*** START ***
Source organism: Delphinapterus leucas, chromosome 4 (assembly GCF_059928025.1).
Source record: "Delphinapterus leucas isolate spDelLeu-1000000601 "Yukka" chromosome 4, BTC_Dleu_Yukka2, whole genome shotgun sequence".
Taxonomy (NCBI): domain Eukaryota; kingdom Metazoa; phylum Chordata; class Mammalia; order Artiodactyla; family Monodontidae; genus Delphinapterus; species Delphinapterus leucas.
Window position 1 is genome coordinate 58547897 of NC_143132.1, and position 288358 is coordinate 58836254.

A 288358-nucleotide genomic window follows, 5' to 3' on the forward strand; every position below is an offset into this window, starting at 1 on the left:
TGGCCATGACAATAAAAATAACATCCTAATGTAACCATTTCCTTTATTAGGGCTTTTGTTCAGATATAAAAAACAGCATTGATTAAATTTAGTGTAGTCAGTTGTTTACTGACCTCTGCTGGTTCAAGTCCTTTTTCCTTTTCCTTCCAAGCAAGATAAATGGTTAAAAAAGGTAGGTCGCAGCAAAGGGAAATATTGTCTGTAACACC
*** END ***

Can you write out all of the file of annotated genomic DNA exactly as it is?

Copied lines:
Source organism: Delphinapterus leucas, chromosome 4 (assembly GCF_059928025.1).
Source record: "Delphinapterus leucas isolate spDelLeu-1000000601 "Yukka" chromosome 4, BTC_Dleu_Yukka2, whole genome shotgun sequence".
Taxonomy (NCBI): domain Eukaryota; kingdom Metazoa; phylum Chordata; class Mammalia; order Artiodactyla; family Monodontidae; genus Delphinapterus; species Delphinapterus leucas.
Window position 1 is genome coordinate 58547897 of NC_143132.1, and position 288358 is coordinate 58836254.

A 288358-nucleotide genomic window follows, 5' to 3' on the forward strand; every position below is an offset into this window, starting at 1 on the left:
TGGCCATGACAATAAAAATAACATCCTAATGTAACCATTTCCTTTATTAGGGCTTTTGTTCAGATATAAAAAACAGCATTGATTAAATTTAGTGTAGTCAGTTGTTTACTGACCTCTGCTGGTTCAAGTCCTTTTTCCTTTTCCTTCCAAGCAAGATAAATGGTTAAAAAAGGTAGGTCGCAGCAAAGGGAAATATTGTCTGTAACACC